SpermCheck technology to let men test sperm count from home
Men could soon be able to test their sperm count from the comfort and privacy of their homes, all thanks to a new technology from the University of Virginia.
Washington: Men could soon be able to test their sperm count from the comfort and privacy of their homes, all thanks to a new technology from the University of Virginia.
Just 10 minutes and few drips of semen will offer men with a more accurate and affordable way to test their sperm count.
Called SpermCheck Fertility, the test, received approval from the Food and Drug Administration in May and will be available online in July, and in pharmacies later in the year.
"One of the impediments to male fertility testing is that men are reluctant to go to the doctor or to deal with the whole question of their fertility," ABC News quoted John Herr, inventor of the test and professor of cell biology at the University of Virginia, as saying.
"This test allows the assessment of male fertility to occur in the privacy of the home. It``s another step that hopefully will give men a greater chance to control and understand their reproductive functions," he added.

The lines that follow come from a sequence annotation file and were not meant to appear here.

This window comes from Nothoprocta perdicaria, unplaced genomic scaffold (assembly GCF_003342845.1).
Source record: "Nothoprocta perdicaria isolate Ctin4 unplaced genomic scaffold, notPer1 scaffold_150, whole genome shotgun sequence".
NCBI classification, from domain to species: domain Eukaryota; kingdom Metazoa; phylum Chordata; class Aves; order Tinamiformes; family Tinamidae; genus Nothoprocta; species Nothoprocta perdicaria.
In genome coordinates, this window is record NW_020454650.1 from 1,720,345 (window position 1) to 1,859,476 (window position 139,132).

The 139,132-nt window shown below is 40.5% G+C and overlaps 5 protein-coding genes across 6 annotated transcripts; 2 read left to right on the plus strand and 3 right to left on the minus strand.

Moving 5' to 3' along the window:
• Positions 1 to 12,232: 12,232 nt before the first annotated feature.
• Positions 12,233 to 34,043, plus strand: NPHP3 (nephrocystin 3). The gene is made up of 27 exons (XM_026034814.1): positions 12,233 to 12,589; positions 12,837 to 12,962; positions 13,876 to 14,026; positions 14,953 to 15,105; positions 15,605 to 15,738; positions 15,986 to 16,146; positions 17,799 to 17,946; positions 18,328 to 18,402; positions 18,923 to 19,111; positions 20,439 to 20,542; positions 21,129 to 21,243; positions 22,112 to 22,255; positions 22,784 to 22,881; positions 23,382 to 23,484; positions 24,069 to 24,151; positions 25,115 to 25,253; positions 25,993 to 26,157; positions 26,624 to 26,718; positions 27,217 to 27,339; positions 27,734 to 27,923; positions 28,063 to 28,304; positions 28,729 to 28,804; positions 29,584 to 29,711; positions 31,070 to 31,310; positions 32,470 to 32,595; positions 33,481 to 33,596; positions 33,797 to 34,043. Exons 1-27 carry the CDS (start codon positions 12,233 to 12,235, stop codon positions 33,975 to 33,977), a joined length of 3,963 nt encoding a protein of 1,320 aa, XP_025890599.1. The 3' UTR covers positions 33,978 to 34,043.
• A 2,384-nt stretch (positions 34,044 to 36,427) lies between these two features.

Though male infertility is an issue in 40 percent of infertile couples, fertility testing is still predominantly focused on women, said Herr.
He claimed that the test could hopefully bring more gender equity to fertility testing.
The test has more than 95 percent accuracy whether sperm concentration is in the normal range, (above 20 million sperm per millileter), subfertile range (between 2 million and 20 million), or if the subject may be infertile (less than 2 million).
These ranges are in accordance with the World Health Organization``s guidelines for male fertility.
Though the test makes it easier for men to begin investigating their fertility, it can only assess part of the problem.
While sperm count is an issue in 89 percent of male infertility cases, other causes of infertility, such as sperm speed, motility and shape, cannot be measured by the test.